The Biosimilars Q&A publication lists several issues that a sponsor may need to address to “bridge” the data for a foreign comparator product with the U.S.-licensed reference product, including:
- The relevance of the design of the clinical program to support a demonstration of biosimilarity to the U.S.-licensed reference product for the condition(s) of use and patient population(s) for which licensure is sought;
- The relationship between the license holder for the non-U.S.-licensed comparator product and BLA holder for the U.S.-licensed reference product;
- Whether the non-U.S.-licensed comparator product was manufactured in a facility(ies) licensed and inspected by a regulatory authority that has similar scientific and regulatory standards as FDA (e.g., International Conference on Harmonisation (ICH) countries);
- Whether the non-U.S.-licensed comparator product was licensed by a regulatory authority that has similar scientific and regulatory standards as FDA (e.g., ICH countries) and the duration and extent to which the product has been marketed; and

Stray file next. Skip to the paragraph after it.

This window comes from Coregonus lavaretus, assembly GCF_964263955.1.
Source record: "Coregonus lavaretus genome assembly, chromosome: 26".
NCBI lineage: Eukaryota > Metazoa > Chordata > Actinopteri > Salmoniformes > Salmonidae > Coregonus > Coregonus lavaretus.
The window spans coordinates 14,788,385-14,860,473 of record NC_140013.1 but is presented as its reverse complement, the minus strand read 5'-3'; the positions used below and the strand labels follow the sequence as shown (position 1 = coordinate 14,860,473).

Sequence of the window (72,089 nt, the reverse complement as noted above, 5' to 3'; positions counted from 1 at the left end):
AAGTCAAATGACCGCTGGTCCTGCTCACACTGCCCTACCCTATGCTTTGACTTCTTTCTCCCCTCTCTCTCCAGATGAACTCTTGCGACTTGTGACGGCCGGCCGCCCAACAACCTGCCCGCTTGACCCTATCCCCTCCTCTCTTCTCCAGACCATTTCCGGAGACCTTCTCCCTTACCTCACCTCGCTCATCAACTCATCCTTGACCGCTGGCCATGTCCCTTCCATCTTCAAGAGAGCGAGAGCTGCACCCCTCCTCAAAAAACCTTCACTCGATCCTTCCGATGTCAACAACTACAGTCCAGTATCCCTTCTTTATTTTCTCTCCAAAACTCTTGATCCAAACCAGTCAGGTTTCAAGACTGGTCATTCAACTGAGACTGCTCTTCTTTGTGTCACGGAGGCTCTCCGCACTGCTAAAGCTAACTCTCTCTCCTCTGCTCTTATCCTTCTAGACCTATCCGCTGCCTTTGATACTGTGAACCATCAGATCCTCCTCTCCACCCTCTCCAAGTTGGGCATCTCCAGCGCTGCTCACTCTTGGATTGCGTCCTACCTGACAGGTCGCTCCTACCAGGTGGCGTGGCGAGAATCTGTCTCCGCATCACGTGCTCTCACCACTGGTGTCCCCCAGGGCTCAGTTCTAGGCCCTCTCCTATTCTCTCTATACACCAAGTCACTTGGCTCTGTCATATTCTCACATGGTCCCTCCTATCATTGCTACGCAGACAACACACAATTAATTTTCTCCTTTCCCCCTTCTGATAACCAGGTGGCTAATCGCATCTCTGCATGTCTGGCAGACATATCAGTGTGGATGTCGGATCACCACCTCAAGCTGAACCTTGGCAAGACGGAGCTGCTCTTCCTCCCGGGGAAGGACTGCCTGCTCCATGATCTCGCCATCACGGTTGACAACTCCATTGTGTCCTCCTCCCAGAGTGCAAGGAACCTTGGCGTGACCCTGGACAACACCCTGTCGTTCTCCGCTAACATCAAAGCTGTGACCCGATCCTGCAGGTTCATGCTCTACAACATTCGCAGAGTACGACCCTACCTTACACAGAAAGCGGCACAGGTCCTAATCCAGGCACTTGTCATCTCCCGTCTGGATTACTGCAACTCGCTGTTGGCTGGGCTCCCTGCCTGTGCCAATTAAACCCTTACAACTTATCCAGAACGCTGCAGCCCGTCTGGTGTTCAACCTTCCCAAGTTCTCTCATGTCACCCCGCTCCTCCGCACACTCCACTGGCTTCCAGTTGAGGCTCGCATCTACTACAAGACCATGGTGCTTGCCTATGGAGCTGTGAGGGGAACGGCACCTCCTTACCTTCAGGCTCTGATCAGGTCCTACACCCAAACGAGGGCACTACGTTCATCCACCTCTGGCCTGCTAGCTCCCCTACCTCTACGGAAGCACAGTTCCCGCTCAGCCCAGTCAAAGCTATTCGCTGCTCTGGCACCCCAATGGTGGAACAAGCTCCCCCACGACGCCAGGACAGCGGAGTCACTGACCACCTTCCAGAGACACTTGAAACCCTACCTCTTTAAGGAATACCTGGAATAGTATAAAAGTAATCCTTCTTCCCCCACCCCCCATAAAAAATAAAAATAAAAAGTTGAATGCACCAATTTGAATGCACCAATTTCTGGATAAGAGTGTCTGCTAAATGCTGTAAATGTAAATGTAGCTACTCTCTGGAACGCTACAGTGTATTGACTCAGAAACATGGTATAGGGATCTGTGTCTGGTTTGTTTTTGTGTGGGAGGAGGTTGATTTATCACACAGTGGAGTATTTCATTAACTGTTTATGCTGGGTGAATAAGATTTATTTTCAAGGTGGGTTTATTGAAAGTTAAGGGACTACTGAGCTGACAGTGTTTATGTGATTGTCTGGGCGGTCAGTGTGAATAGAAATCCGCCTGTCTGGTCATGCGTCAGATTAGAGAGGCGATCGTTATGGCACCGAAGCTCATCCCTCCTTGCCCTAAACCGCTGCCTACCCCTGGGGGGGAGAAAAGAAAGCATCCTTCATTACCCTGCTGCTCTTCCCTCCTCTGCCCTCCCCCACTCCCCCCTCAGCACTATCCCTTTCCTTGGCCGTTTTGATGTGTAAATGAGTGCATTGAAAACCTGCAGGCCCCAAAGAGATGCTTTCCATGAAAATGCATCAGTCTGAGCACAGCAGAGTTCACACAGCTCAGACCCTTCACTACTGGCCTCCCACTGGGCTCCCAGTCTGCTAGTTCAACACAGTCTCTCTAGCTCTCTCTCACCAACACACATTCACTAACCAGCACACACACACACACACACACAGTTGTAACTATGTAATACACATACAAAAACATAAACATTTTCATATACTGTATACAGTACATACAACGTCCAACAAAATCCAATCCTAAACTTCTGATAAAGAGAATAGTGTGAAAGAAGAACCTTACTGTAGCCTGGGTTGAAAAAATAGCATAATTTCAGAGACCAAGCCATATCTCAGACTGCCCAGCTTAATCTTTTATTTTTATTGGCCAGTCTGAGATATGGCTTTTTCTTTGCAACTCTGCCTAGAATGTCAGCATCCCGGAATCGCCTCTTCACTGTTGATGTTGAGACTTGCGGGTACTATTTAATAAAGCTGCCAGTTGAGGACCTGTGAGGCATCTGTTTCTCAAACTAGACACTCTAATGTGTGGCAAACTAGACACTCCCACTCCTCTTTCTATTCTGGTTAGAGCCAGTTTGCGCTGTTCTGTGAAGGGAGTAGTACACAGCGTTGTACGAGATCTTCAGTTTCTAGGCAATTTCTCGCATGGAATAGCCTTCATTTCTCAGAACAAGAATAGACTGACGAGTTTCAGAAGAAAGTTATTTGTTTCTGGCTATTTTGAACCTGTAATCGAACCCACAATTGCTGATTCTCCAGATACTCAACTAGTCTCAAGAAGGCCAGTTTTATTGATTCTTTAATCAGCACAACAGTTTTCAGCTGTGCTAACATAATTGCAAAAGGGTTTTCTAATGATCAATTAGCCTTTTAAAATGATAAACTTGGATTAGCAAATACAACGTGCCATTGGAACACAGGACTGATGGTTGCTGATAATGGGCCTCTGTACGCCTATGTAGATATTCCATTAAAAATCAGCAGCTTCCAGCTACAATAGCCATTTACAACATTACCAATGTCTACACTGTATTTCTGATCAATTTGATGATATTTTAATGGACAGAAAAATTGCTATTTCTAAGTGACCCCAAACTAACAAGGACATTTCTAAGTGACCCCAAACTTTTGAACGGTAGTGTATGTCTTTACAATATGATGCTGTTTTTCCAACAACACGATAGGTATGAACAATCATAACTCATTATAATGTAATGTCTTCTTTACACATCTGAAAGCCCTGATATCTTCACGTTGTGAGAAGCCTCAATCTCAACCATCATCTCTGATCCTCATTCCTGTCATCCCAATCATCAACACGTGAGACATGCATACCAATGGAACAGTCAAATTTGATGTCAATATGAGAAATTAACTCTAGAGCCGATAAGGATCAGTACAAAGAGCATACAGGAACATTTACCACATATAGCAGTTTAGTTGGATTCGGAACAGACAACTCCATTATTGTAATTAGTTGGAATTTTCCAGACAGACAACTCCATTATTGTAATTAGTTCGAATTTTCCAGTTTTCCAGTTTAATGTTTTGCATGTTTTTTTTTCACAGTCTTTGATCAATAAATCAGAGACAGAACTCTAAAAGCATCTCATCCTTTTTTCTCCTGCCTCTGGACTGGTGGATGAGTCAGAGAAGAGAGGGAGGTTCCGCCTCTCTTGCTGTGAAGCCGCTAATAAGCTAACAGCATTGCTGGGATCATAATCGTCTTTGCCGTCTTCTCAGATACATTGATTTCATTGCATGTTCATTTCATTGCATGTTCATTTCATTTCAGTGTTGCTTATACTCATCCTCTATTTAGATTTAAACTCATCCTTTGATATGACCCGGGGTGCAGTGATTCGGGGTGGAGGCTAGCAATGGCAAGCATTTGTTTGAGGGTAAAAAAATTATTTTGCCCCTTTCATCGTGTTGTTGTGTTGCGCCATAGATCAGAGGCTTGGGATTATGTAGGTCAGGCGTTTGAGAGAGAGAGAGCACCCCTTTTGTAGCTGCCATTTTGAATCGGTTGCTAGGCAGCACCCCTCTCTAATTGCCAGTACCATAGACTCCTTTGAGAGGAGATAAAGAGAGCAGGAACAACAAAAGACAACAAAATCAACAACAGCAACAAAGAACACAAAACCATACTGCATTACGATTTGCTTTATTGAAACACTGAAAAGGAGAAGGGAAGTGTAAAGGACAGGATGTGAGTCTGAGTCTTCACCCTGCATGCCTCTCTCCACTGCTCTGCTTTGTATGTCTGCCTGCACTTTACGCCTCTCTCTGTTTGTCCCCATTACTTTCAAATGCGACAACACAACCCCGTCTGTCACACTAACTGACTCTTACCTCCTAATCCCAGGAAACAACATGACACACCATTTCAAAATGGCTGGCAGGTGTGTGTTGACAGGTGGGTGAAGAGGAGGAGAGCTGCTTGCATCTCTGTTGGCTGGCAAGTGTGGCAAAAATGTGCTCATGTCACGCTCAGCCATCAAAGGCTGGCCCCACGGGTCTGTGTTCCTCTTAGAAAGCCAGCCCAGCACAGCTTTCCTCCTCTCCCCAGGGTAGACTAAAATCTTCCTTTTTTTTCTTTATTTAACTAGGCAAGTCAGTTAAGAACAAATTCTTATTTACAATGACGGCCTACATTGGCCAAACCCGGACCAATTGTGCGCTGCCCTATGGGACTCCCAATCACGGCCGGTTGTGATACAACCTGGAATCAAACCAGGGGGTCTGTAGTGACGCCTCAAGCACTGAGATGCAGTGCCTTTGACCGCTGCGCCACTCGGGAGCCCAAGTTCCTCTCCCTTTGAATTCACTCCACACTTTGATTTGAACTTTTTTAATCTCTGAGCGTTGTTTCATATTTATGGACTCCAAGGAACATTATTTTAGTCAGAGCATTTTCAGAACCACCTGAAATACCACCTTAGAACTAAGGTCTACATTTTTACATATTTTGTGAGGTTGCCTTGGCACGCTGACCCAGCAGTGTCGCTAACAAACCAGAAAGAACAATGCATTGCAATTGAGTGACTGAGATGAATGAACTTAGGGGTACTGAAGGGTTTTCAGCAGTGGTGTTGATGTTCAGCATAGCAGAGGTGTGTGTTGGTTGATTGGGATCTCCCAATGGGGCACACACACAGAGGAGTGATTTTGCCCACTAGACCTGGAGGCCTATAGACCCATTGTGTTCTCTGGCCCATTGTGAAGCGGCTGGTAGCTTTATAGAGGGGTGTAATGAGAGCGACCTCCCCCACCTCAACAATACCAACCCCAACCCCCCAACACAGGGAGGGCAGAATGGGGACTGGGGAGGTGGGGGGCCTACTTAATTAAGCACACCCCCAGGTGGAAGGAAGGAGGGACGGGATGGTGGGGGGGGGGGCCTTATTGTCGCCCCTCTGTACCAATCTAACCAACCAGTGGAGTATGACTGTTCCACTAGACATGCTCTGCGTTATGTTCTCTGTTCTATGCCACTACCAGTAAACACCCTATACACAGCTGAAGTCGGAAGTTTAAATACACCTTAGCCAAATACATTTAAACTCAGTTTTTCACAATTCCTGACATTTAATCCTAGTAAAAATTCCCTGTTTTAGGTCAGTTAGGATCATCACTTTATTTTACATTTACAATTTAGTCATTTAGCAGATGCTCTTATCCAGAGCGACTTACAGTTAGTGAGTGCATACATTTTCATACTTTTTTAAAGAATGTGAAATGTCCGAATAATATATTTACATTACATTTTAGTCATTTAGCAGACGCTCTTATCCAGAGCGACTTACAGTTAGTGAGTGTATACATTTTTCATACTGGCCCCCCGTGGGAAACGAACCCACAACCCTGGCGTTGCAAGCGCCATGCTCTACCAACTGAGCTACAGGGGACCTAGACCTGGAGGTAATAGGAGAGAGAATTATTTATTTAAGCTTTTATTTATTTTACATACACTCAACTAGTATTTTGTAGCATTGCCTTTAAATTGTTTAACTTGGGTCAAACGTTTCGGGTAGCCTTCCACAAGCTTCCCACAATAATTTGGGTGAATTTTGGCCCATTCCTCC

- The scientific “bridge” between the non-U.S.-licensed comparator product and the U.S.-licensed reference product, including comparative physicochemical characterization, biological assays/functional assays, degradation profiles under stressed conditions, and comparative clinical PK and, when appropriate, PD data, to address the impact of any differences in formulation or primary packaging on product performance.
In making its determination regarding whether the bridging data is sufficient, the FDA will consider a number of factors including:
- the complexity of the product;
- the degree of heterogeneity associated with the product;
- whether the formulations, dosage forms, and strengths of the U.S. reference product and the foreign comparator product are the same;
- the routes of administration of the U.S. reference product and the foreign comparator product;
- the design of the testing and assessments sensitive enough to detect differences between the products; and
- the selection of lots of the comparator product so that product variability is captured.
Id. at 9–10.